First Nations should tap medical tourism market

A First Nation community about 70 kilometres southeast of Prince Albert, Sask., hopes to generate profit within five years from a private MRI clinic.

The James Smith Cree Nation could create what would be the province’s first private-pay MRI facility. This became possible when the Saskatchewan government passed legislation in 2016 allowing for such facilities as a way of decreasing wait times.

A Regina Leader-Post news story from 2016 points out that the Saskatchewan Medical Association opposed private MRI facilities, while some doctors continued to refer patients to out-of-province MRI clinics for needed tests.

For Indigenous communities, such businesses could generate new revenue streams. While this would help medical patients of the communities and the province, it could also tap into the lucrative medical tourism industry.

The Medical Tourism Association says that “Medical tourism is where people who live in one country travel to another country to receive medical, dental and surgical care, while at the same time, receiving equal to or greater care than they would have in their own country, and are travelling for medical care because of affordability, better access to care or a higher level of quality of care.”

First Nations could expand beyond MRI services into other diagnostic services and elective surgeries, such as knee and hip replacements.

Many First Nations are exploring the economic opportunities created by legal cannabis. However, some Indigenous communities aren’t as enthusiastic about this market or are concerned about the ill effects on their communities, which are already dealing with addiction problems.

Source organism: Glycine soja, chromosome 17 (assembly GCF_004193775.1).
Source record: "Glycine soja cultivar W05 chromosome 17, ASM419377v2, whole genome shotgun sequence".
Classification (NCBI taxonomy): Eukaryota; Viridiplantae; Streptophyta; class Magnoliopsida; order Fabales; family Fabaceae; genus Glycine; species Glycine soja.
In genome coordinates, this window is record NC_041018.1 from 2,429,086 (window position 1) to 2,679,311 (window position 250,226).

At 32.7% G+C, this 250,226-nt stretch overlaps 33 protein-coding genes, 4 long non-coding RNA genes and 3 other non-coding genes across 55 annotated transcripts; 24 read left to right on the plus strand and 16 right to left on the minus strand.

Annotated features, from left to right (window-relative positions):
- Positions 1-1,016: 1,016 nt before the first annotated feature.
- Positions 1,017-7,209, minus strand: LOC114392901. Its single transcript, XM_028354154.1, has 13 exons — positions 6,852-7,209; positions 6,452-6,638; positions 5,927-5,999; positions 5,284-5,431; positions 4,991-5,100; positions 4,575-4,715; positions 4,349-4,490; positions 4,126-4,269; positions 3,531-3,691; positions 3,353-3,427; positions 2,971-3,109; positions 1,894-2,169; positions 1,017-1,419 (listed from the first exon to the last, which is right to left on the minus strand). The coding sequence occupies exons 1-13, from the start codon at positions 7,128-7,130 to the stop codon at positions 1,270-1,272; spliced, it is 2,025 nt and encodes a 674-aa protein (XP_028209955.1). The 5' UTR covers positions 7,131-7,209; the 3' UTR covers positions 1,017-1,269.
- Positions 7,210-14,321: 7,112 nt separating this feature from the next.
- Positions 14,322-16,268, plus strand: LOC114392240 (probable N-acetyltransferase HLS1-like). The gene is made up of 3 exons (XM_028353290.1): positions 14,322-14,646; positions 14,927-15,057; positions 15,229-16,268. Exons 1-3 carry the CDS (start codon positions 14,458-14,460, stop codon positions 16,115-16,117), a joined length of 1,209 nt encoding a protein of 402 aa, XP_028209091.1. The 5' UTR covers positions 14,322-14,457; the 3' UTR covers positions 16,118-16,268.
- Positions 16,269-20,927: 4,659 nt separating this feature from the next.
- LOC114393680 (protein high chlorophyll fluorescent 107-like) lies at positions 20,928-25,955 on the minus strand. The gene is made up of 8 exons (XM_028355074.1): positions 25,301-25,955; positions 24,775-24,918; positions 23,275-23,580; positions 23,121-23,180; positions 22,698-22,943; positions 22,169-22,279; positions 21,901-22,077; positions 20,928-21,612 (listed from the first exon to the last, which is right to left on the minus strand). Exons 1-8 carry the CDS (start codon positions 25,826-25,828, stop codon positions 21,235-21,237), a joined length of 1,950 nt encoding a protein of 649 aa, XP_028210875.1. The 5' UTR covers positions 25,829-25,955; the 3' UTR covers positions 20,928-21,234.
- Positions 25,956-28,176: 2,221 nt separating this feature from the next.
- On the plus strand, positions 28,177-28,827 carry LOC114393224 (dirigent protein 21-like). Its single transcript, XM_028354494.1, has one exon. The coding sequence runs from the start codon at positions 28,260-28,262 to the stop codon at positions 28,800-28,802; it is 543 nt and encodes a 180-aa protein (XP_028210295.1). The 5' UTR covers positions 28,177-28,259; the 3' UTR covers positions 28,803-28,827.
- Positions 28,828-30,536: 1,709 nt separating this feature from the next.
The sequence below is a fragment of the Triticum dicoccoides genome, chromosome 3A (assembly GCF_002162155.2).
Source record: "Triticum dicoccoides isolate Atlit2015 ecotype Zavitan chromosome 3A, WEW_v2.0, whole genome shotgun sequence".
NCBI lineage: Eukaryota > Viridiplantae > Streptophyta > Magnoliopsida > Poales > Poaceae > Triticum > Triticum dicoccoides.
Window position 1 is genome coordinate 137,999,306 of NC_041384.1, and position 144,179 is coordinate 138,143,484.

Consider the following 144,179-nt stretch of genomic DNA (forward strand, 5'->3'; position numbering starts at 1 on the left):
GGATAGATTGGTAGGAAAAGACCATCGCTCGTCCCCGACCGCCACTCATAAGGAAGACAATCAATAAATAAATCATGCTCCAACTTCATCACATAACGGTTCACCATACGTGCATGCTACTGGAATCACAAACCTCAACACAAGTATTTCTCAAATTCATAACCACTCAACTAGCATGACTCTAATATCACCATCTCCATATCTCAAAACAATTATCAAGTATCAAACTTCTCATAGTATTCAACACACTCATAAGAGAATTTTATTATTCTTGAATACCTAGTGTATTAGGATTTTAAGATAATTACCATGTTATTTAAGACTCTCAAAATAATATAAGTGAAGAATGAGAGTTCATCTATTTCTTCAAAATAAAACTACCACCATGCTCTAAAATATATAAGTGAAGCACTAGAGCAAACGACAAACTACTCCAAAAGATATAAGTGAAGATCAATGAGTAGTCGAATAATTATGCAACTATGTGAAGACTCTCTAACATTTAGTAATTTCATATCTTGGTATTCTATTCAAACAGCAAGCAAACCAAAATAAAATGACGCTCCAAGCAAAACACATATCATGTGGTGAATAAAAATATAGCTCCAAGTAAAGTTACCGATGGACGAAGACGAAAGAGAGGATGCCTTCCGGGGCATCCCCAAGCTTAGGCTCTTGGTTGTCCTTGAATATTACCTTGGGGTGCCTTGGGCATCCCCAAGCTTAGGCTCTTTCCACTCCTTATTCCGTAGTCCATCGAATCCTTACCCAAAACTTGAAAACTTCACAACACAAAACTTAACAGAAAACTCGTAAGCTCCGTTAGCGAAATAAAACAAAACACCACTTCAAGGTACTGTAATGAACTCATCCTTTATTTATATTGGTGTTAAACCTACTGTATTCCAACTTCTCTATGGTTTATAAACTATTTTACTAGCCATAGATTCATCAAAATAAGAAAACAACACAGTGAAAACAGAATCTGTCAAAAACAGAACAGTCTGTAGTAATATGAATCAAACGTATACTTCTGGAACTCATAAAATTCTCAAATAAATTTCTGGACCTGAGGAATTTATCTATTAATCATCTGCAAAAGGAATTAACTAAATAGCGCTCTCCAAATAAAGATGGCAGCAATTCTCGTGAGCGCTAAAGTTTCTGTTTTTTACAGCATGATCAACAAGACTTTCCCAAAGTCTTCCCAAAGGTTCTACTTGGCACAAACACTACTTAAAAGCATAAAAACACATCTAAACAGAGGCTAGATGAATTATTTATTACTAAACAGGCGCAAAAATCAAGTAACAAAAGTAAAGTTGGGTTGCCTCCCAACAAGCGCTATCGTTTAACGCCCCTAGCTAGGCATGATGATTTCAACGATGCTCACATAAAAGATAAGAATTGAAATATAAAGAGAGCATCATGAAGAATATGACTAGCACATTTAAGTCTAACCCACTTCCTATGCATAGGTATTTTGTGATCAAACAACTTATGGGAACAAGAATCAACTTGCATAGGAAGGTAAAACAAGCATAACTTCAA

Allowing for-profit medical services on reserves could also help First Nations develop economic opportunities outside of the problematic casinos and VLTs.

The distinct legal situation of First Nations could make these opportunities possible.

James Smith isn’t the first Indigenous community to explore delivering private health services to Canadians. Westbank First Nation, near Kelowna, B.C., planned a high-end private health-care facility of about 200,000 square feet and 100 beds in its first phase.

Chief Robert Louie told Windspeaker in 2012: “It will be equivalent to a private hospital. The centre will provide all the services of a typical health-care institution without the emergency department, obstetrics unit and psychiatric ward.

“The private clinic will provide major organ surgeries, joint replacements and cosmetic surgeries. It’s pretty wide open as far as a hospital goes,” Louie said.

Health Canada said that such a private hospital would be allowed only if it catered to non-Canadians.

Some constitutional experts said the proposal would test Indigenous self-government. Louie claimed the band didn’t require approval from Health Canada to build and operate a private hospital on their land.

Unfortunately, the hospital was never built. Louis, who was the driving force behind the project, was defeated in the 2016 election.

The federal and provincial governments need to work with Indigenous communities that want to provide medical services to other Canadians. The MRI clinic at James Smith Cree Nation in Saskatchewan needs to be replicated across the country.

First Nations deserve more opportunities to develop revenue outside of gambling and cannabis.

At a minimum, Indigenous communities should be to allowed to take advantage of the medical tourism industry.

Joseph Quesnel is a research fellow with the Frontier Centre for Public Policy.

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